A Memorandum of Understanding (MOU) between the Faculty of Civil Engineering, (FKE) Universiti Teknologi MARA (UiTM), Malaysia, and The University of Manchester (UoM), United Kingdom, (UK) was signed on 28th January 2021 to strengthen the bilateral friendship and cooperation, promotion of mutual understanding, academic, cultural and scientific thought, and personnel exchange.
The purpose is to exchange expertise and experiences on the practice of construction health and safety, focussing on the practice of Design for Safety (DfS) in construction. The practice of DfS has been receiving increasing attention in various countries, as part of an effort to enhance the practice of ‘designing out’ risks and hazards at the early stages of design in construction projects.
In the UK, Construction Design and Management Regulations (CDM) has been introduced to mandate the DfS practices since 1995 and was revised in 2015. In Malaysia, the Occupational Safety and Health in Construction Industry (Management) (OSHCI(M)) guideline, adapted from the CDM, was introduced in 2017, and to be mandated in coming years, as a measure to enhance the existing Occupational Safety and Health (OSHA) Act 1994.
This initiative aims to reduce the discrepancy of responsibility and accountability in compliance with safety guidelines among construction stakeholders. Currently, Malaysia is still at the initial stage of implementing DfS, while the UK has garnered years of experience in CDM regulations.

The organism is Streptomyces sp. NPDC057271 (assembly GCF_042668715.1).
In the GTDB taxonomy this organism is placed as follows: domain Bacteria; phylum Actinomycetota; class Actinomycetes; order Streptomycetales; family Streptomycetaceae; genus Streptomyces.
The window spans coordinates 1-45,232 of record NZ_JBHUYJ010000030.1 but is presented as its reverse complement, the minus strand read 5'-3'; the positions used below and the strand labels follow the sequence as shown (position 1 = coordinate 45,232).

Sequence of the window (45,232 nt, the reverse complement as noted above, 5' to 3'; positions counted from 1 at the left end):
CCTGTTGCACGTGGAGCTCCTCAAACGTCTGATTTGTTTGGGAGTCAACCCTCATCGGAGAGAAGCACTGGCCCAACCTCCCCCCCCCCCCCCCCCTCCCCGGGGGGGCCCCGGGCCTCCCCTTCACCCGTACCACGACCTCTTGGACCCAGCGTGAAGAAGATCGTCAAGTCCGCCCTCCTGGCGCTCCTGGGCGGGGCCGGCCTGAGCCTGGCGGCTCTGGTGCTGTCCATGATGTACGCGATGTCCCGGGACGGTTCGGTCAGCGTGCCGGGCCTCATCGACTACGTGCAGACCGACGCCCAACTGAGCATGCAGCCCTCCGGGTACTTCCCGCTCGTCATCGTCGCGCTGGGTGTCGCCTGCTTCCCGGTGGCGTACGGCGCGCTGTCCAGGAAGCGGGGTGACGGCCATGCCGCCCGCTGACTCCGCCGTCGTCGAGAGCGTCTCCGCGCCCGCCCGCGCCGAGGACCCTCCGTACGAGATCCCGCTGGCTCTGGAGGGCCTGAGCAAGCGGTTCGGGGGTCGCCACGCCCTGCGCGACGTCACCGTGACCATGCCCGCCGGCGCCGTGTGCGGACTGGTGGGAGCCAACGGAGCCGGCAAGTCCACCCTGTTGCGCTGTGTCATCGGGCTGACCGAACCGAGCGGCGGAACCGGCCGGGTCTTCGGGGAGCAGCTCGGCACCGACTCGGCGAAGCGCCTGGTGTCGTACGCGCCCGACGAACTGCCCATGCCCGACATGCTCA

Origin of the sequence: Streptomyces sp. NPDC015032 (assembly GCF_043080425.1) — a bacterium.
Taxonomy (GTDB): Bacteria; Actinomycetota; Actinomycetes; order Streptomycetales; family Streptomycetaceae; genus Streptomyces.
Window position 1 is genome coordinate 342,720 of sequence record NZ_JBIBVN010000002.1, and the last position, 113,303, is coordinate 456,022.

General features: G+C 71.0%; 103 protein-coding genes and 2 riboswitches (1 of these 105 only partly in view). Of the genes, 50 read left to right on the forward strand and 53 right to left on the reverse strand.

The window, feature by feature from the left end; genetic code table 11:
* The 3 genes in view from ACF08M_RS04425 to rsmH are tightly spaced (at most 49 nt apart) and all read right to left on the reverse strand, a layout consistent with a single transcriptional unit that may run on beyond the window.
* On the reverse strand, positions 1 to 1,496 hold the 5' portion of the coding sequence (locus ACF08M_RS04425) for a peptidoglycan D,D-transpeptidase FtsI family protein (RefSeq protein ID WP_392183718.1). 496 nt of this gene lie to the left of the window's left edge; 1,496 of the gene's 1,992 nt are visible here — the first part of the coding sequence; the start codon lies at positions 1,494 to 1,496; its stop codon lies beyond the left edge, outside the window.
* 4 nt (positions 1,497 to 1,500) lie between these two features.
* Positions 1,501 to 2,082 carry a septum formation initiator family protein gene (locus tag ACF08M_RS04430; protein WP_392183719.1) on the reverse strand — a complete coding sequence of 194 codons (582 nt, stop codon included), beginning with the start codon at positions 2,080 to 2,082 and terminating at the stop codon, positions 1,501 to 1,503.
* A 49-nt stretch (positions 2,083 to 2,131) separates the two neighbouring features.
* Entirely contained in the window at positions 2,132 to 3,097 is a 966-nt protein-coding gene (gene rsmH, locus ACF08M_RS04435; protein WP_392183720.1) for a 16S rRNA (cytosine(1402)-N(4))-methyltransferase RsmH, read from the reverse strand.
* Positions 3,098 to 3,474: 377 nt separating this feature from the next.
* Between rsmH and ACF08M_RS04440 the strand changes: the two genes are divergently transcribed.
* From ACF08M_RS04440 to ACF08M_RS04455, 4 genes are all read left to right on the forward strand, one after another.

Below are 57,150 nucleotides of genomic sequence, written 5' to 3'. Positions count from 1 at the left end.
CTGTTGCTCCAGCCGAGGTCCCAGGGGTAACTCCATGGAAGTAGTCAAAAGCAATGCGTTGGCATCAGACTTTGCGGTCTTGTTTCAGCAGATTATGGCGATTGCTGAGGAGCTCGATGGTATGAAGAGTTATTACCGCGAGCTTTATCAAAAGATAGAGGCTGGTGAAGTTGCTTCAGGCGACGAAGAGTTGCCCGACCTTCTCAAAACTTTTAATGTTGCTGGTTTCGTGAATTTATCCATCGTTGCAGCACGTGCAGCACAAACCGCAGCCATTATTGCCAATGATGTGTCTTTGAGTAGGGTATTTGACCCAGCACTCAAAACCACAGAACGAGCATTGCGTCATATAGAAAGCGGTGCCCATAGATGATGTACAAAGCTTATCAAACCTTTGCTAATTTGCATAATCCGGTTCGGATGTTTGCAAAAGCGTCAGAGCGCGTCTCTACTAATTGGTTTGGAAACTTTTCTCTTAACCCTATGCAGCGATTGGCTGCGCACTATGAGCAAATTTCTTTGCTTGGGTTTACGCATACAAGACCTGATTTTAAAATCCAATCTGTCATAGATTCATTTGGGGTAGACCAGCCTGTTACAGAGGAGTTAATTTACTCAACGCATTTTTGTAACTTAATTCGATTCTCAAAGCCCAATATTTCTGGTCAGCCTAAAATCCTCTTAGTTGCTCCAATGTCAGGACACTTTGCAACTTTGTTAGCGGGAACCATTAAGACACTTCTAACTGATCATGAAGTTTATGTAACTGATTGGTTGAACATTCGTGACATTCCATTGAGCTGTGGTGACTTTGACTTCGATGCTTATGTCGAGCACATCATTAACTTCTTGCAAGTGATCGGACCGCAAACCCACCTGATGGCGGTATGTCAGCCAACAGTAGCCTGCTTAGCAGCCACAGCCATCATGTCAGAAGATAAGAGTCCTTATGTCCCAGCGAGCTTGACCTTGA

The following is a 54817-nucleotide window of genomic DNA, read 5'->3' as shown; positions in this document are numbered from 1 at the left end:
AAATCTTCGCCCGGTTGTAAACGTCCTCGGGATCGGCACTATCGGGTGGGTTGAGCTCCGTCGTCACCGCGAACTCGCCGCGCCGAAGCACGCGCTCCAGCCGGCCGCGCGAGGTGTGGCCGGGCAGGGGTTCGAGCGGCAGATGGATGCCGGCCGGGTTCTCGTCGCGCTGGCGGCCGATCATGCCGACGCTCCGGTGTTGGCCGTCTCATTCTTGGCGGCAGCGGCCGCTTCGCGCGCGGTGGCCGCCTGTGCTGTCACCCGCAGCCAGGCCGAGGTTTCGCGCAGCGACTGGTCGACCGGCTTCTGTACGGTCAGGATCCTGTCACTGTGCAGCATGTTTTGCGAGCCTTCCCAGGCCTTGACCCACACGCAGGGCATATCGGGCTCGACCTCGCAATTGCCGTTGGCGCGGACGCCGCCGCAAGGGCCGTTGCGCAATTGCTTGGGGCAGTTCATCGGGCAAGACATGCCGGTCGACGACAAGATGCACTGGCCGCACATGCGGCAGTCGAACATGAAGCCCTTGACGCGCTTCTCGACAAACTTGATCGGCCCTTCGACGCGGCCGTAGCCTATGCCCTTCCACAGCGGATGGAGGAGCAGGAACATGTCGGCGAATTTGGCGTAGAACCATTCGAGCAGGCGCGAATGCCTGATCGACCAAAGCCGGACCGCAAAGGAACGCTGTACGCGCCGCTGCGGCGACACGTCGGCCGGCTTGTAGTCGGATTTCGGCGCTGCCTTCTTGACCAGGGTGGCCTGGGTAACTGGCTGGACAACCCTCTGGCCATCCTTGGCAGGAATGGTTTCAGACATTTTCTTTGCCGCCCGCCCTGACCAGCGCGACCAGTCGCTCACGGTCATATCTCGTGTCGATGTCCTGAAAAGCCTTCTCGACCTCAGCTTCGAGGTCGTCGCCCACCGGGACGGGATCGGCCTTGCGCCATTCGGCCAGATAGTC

The UK’s’ years of experiences in CDM provides an opportunity for lessons learned, in terms of knowledge, skills, and experience of the DfS approach by the design organizations for Malaysia to emulate, in order to ensure the successful transition of the OSHCI(M) guidelines. This would activate various social layers in the Malaysian construction industry, both players and scholars, to work together in increasing their knowledge on DfS adoption towards OSHCI(M) implementation.
This collaboration led by Associate Professor Dr Che Khairil Izam Bin Che Ibrahim and his team, Associate Professor Dr Sheila Belayutham and Dr. Mazlina Zaira Mohammad from UiTM have been actively involved in DfS research in Malaysia. While the team from UoM consist of Dr Patrick Manu and Dr Clara Cheung are also members of the Thomas Ashton Institute at UoM, which was jointly established by UoM and the UK’s Health and Safety Executive as international research and educational center for risk and occupational safety and health (OSH).
With this program, it is hoped that knowledge and practice transfer from the UK to Malaysia on DfS adoption will enhance the interaction between academia, industry, and policy-maker, and continuous development in DfS in the construction sector.